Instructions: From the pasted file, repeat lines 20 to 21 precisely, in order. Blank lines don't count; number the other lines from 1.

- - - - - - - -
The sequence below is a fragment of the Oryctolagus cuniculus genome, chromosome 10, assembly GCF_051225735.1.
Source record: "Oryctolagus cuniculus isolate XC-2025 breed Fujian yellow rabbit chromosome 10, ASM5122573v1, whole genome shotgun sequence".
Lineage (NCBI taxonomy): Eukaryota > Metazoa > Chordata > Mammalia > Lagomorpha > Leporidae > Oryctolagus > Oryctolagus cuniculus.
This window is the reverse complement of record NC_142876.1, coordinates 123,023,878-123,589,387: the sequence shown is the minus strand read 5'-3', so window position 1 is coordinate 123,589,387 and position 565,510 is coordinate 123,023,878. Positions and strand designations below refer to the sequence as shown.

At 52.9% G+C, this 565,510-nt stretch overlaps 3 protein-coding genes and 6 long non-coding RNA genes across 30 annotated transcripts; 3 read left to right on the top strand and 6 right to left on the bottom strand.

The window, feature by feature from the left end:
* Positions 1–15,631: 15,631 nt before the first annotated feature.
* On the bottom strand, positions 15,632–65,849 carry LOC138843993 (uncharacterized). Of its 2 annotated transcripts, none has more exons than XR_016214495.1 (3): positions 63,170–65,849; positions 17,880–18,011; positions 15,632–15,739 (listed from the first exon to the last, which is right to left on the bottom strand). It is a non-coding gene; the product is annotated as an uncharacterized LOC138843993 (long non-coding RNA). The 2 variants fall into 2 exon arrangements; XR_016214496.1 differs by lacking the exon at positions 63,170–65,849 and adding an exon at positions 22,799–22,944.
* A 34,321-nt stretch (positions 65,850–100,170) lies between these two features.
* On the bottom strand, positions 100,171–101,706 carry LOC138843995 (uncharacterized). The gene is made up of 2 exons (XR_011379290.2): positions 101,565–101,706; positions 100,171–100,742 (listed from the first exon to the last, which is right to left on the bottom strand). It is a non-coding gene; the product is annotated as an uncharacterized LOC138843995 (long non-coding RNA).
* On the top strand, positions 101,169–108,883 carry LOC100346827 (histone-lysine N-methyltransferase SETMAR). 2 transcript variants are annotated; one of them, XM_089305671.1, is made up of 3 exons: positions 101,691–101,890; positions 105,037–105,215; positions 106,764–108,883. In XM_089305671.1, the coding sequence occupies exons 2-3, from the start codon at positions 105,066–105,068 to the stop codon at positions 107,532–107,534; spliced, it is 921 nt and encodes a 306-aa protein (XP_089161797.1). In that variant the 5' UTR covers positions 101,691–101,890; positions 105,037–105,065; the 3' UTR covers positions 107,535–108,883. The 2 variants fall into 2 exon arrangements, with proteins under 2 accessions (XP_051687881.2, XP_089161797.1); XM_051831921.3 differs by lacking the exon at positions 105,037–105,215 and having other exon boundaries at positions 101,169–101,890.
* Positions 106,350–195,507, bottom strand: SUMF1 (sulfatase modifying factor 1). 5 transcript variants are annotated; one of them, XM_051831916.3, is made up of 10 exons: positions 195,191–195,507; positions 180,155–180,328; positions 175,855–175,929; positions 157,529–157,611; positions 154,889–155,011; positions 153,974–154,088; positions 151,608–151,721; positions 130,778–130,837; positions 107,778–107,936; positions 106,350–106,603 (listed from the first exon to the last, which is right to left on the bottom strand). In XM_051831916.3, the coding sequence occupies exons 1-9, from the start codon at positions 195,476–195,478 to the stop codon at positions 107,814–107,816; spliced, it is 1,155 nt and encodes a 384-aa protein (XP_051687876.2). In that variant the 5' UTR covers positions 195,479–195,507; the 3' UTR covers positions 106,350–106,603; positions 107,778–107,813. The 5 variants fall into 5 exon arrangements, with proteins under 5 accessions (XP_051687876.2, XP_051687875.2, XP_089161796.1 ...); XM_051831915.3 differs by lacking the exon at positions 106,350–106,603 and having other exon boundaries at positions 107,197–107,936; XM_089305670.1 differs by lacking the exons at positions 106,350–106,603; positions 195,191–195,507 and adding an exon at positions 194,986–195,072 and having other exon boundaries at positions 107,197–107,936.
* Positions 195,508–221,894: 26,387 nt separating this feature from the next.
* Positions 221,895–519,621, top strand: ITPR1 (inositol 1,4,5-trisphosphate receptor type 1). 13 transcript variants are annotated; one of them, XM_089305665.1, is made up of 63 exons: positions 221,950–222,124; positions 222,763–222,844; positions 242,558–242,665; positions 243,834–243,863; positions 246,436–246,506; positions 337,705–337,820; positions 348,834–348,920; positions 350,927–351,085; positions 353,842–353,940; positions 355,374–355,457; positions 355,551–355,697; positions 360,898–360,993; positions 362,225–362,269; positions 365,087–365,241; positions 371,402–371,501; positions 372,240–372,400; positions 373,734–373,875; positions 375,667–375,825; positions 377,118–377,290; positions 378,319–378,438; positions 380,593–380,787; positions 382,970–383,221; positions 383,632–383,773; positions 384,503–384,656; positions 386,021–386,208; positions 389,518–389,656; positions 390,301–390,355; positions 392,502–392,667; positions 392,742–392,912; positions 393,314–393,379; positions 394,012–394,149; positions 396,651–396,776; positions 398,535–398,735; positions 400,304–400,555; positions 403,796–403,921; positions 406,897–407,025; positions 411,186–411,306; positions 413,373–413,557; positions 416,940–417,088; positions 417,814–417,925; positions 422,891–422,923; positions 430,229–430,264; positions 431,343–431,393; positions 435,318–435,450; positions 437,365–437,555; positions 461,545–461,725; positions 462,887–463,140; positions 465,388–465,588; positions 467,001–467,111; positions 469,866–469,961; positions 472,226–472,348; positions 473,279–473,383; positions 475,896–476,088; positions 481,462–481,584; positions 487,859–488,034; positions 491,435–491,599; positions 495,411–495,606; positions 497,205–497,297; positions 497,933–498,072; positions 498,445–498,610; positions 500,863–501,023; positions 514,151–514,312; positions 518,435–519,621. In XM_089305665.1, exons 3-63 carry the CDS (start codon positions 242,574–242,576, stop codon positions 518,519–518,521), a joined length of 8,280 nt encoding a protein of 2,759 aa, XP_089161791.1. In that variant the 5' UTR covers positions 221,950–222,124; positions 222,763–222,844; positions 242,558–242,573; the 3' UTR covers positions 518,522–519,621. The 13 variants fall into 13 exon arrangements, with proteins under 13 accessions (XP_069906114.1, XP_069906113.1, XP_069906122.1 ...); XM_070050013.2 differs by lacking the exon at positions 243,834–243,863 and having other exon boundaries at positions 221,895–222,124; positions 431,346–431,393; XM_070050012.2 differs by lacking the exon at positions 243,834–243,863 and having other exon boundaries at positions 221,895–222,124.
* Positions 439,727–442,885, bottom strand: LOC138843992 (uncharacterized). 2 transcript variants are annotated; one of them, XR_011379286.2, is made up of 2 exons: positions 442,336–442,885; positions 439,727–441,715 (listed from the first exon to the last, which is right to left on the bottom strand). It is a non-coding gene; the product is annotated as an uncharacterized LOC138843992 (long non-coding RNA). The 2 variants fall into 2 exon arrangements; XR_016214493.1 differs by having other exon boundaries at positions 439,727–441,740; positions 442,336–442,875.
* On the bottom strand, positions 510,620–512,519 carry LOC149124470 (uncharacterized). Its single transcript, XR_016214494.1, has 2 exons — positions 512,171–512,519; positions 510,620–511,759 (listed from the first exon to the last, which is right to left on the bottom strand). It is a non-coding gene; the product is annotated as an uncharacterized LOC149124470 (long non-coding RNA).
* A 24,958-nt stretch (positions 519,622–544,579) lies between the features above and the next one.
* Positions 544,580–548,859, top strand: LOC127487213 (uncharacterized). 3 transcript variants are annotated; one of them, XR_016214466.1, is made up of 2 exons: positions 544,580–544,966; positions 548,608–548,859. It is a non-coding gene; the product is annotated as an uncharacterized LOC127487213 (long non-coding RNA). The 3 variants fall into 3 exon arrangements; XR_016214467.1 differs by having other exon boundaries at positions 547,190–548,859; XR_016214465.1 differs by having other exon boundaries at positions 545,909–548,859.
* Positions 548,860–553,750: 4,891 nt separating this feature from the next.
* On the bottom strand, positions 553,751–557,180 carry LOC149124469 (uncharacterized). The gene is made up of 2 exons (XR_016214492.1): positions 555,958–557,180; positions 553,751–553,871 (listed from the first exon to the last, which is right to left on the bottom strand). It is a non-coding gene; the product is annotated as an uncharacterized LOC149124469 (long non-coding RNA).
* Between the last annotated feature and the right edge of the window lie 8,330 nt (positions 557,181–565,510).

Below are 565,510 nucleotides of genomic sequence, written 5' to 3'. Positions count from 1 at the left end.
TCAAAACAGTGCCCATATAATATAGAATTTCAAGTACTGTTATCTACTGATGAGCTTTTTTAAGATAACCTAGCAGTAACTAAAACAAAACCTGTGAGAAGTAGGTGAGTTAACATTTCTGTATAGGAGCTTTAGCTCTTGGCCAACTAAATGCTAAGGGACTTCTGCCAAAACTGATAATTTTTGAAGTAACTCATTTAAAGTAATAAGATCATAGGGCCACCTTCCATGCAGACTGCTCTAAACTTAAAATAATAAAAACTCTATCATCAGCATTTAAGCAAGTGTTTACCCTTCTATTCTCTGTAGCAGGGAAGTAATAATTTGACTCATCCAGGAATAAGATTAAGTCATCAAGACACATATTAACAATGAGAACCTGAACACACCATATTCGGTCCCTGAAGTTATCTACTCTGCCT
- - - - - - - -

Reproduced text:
* On the bottom strand, positions 553,751–557,180 carry LOC149124469 (uncharacterized). The gene is made up of 2 exons (XR_016214492.1): positions 555,958–557,180; positions 553,751–553,871 (listed from the first exon to the last, which is right to left on the bottom strand). It is a non-coding gene; the product is annotated as an uncharacterized LOC149124469 (long non-coding RNA).
* Between the last annotated feature and the right edge of the window lie 8,330 nt (positions 557,181–565,510).